Sony’s New PS+ Fee Asks Where Your Money Is Going

Sony’s New PS+ Fee Asks Where Your Money Is Going

An abrupt announcement from Sony at E3 2013 revealed that the PlayStation Network’s heralded free-to-play business model would be vanishing for the PlayStation 4. In spite of this, the news has only recently moved past the initial knee-jerk outrage and been recognized by the majority as an inevitable and necessary change. Although additional clarification from Sony has helped deal with the somewhat bitter pill, the true implications of a required PlayStation Plus subscription have yet to be fully realized, and it will likely remain so until the PlayStation population hooks up their PS4s this holiday.

However, we do know the answers to some of the bigger, more divisive maybes. Jack Tretton’s initial reveal of the shift in PS+ pertained only to the “multiplayer experience” on PlayStation 4, which has proven to be fairly accurate. Basic web services such as Netflix will not require an active PlayStation Plus subscription, nor will PS3 and Vita services be affected by the change. Equally important is that free-to-play games with multiplayer will not require PS+ either, and, of course, current PS+ subscriptions will carry over for PS4, as one subscription (by PSN ID) effectively covers all PlayStation devices in use.

Despite all this, there’s still two more integral bits of information to be had. First and foremost is that Sony is leaving the decision of requiring a PlayStation Plus subscription for multiplayer access up to individual publishers. In addition, a recent announcement revealed that Sony Worldwide Studios boss Shuhei Yoshida has confirmed that the streaming and sharing functions of PlayStation 4 will not require a subscription. This may appear relatively inconsequential at first glance (I know I’m not too gung-ho on the feature, though I can’t say I’m opposed to it either), but it offers valuable insight as to what Sony expects to do with the PlayStation Network going forward.

As previous updates show, the driving force behind the shift to a paid model for PSN is the balancing act of quality of service and price. As Yoshida himself explained (via GameSpot ), that balance has reached a tipping point with the PS4, and in order to “continue to offer a good service,” funding, via increased PS+ users, is necessary. “Considering the cost,” Yoshida detailed, “to try to keep such a service free and consequently lower the quality would be absurd.”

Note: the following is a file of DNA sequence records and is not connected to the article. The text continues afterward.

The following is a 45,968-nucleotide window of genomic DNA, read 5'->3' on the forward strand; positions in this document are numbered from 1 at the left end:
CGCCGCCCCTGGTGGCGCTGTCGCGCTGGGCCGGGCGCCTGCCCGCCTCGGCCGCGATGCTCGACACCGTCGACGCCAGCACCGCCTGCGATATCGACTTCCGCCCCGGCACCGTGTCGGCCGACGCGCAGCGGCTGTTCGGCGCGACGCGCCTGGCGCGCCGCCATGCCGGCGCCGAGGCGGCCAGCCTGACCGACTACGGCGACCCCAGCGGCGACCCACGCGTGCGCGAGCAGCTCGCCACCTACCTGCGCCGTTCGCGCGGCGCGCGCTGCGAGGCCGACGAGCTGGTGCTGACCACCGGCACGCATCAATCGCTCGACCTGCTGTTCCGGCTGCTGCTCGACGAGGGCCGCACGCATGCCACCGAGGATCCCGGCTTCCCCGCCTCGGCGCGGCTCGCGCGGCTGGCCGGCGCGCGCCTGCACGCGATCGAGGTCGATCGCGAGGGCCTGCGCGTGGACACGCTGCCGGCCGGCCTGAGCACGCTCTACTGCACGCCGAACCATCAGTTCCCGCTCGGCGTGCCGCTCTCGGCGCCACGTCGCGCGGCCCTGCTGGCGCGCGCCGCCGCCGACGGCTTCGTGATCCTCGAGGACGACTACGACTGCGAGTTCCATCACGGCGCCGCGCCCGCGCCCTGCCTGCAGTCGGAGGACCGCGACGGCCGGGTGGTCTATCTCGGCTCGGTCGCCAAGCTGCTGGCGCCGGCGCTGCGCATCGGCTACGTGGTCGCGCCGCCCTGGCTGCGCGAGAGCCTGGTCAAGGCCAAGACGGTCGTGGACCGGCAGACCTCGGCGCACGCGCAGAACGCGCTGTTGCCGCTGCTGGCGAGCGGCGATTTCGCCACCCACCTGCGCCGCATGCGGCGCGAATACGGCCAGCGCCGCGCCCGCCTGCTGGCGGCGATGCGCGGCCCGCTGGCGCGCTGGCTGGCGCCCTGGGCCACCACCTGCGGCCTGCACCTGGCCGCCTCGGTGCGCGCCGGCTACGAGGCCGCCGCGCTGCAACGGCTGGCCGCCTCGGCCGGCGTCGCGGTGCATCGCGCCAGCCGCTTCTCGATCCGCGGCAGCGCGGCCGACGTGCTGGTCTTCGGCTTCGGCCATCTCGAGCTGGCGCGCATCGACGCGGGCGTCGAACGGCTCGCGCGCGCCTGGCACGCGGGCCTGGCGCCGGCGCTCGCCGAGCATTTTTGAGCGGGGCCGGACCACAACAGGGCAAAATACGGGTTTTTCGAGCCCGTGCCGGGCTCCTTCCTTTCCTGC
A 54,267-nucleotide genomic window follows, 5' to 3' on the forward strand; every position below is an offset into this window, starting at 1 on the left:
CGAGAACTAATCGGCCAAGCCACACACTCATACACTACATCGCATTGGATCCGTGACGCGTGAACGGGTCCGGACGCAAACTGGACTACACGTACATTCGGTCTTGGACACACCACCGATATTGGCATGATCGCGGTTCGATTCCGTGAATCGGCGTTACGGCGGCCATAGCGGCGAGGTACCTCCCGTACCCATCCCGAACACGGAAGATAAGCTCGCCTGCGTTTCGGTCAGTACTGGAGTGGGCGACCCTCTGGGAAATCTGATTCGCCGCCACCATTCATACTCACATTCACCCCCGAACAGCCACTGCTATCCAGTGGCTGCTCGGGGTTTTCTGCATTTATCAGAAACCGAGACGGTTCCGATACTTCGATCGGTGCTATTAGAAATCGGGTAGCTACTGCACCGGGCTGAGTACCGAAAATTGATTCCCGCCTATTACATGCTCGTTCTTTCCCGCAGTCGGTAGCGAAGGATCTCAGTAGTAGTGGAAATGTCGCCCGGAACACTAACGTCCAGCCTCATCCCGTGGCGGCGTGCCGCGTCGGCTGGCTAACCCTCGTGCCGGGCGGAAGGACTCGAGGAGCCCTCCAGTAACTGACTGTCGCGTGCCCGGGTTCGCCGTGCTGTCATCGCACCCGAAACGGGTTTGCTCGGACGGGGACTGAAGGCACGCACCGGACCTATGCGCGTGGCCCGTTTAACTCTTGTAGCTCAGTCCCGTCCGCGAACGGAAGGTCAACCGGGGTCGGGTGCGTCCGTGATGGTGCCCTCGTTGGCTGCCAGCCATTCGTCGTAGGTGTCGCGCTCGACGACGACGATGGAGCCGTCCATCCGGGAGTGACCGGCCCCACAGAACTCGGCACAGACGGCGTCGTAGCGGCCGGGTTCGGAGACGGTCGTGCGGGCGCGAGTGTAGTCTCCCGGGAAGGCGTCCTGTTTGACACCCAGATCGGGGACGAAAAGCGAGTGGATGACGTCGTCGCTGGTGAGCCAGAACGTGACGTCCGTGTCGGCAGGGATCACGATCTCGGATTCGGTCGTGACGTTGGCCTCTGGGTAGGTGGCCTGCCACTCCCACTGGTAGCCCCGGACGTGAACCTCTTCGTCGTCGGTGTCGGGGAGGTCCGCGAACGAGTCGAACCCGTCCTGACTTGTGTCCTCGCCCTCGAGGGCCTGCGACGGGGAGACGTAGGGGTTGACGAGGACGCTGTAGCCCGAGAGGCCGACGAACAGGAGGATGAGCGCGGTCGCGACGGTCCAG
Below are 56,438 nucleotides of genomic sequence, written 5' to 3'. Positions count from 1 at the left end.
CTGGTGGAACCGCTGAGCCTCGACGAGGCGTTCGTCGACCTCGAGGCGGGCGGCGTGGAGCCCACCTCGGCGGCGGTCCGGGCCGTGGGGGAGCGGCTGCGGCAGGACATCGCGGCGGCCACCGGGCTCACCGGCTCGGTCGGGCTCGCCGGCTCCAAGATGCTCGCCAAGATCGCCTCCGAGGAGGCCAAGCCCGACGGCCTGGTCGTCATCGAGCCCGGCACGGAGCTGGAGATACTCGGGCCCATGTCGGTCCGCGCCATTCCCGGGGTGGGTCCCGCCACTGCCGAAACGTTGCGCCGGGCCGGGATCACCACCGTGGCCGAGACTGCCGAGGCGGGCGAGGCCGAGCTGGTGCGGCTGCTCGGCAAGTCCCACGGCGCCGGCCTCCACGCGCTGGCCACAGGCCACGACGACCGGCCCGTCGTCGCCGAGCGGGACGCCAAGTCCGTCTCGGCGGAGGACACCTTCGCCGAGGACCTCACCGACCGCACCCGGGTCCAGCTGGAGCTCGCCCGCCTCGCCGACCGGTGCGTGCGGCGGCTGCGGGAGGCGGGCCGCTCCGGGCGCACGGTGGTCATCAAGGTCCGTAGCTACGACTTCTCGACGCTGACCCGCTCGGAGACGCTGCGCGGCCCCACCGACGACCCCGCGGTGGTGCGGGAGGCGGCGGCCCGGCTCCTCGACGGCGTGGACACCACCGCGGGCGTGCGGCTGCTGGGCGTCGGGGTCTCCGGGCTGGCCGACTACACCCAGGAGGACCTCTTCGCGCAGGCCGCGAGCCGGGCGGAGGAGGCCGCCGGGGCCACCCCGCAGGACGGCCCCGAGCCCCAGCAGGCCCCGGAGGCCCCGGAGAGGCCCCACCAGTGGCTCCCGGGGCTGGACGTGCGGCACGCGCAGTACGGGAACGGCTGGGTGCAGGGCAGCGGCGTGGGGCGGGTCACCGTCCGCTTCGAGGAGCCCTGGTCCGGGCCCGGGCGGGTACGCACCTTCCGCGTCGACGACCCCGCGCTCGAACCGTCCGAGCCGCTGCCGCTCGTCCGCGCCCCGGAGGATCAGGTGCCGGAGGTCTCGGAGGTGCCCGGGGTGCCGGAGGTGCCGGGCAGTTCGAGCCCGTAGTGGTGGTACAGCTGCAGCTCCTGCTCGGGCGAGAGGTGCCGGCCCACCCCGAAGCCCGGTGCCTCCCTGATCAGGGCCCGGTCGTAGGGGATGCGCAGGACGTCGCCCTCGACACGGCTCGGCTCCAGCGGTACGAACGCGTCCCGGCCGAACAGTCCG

Yoshida’s testimony clearly cites requiring PlayStation Plus as a means of improving the PlayStation Network as a whole. The free service was nice while it lasted, but in order to stay competitive, Sony needs to improve their online network, and it seems this is the best way. Consequently, this raises a number of uncertainties regarding how PlayStation games may be affected as well as what sort of results the many new PS+ subscribers can expect to see. After all, Sony can sugarcoat the change as much as it likes, but is there any real reason to believe that PSN will see improvement due to the new fee?

There are two key factors to consider here. One, Sony is actively promoting the living daylights out of PlayStation Plus. We’ve even got PS4 day-one bundles that come pre-packaged with a year’s subscription of PS+. Second, and less obvious, is the role of publishers in the multiplayer dichotomy. Simply put, why would Sony leave the enforcement of paid multiplayer up to each game?

Naturally, they don’t want to strong-arm developers into their system. There is, however, another potential reason: They don’t want to look like the bad guy.

If the majority of publishers willingly take part in Sony’s paid multiplayer, it dramatically lessens the inevitable flak that Sony will receive, simply because Sony’s no longer the only one doing it. We’ve already seen this through the cushioning effect that Microsoft’s continuation of their Xbox Live model has provided for Sony.

Sony’s New PS+ Fee Asks Where Your Money Is Going

If first-party titles are the only ones requiring a PS+ subscription, then the notion of improving PSN quickly devolves to self-serving consumer gouging. For this reason, Sony will genuinely want the new service to be worth pursuing, if not for the sake of the PlayStation population, then for the incentive of the publishers. Luckily, these two motives coincide, and, as I’ve said before , PlayStation gamers can only profit from the new subscription, whether they throw their money at it or not.

The question then becomes, would Sony restrict or outright diminish free-to-play multiplayer functionality in order to further incentivize publishers to get on-board with the paid model? I doubt it. Sure, there are few things more convincing than a sharp prod, but in this case, the game on the receiving end could easily seek publication elsewhere—namely the Xbox One, Wii U, or even Steam. Sony is a respectable company, but they’re also not made of happiness and sunshine. However, they are running a business and looking to build a game empire, and actively deterring prospective developers isn’t a quick way to the top, nor does it align with the company’s openly “developer-centric” and consumer-friendly philosophies.

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